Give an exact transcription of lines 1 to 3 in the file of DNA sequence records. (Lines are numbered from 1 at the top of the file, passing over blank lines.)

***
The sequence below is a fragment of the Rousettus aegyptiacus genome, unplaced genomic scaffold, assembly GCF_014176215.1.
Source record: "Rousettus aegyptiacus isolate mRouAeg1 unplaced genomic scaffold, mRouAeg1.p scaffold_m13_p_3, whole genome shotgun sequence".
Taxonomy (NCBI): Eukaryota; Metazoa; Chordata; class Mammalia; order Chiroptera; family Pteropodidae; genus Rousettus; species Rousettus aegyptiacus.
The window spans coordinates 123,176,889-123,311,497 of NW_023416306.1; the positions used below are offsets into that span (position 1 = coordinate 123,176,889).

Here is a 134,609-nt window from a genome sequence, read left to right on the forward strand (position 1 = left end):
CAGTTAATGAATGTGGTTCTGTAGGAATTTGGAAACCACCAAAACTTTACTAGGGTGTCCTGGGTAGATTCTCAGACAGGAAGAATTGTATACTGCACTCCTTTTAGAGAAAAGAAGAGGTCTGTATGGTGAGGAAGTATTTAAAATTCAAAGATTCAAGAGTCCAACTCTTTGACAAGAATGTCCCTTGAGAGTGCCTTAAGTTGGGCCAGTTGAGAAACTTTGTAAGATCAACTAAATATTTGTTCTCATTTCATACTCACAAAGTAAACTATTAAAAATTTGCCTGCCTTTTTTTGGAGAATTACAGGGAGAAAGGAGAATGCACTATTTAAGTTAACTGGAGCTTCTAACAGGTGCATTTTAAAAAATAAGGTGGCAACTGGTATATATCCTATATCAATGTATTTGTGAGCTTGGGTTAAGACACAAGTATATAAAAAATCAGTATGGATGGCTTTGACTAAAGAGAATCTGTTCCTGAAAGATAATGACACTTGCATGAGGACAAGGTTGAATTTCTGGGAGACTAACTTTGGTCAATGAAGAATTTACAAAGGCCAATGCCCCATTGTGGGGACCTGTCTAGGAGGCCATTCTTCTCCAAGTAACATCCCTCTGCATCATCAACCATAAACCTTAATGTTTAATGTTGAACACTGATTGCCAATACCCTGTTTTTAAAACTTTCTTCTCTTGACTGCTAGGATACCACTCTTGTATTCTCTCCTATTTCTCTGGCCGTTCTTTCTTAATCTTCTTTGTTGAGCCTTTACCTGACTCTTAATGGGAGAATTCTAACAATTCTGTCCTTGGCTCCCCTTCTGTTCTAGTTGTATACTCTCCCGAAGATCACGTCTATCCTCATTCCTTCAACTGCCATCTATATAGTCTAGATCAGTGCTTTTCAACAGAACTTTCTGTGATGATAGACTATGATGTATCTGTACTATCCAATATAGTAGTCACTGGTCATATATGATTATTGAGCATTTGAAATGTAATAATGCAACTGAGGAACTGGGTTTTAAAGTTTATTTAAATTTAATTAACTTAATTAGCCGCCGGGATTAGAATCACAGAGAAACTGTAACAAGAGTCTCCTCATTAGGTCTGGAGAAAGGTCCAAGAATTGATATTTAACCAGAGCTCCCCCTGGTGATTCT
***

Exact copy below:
The sequence below is a fragment of the Rousettus aegyptiacus genome, unplaced genomic scaffold, assembly GCF_014176215.1.
Source record: "Rousettus aegyptiacus isolate mRouAeg1 unplaced genomic scaffold, mRouAeg1.p scaffold_m13_p_3, whole genome shotgun sequence".
Taxonomy (NCBI): Eukaryota; Metazoa; Chordata; class Mammalia; order Chiroptera; family Pteropodidae; genus Rousettus; species Rousettus aegyptiacus.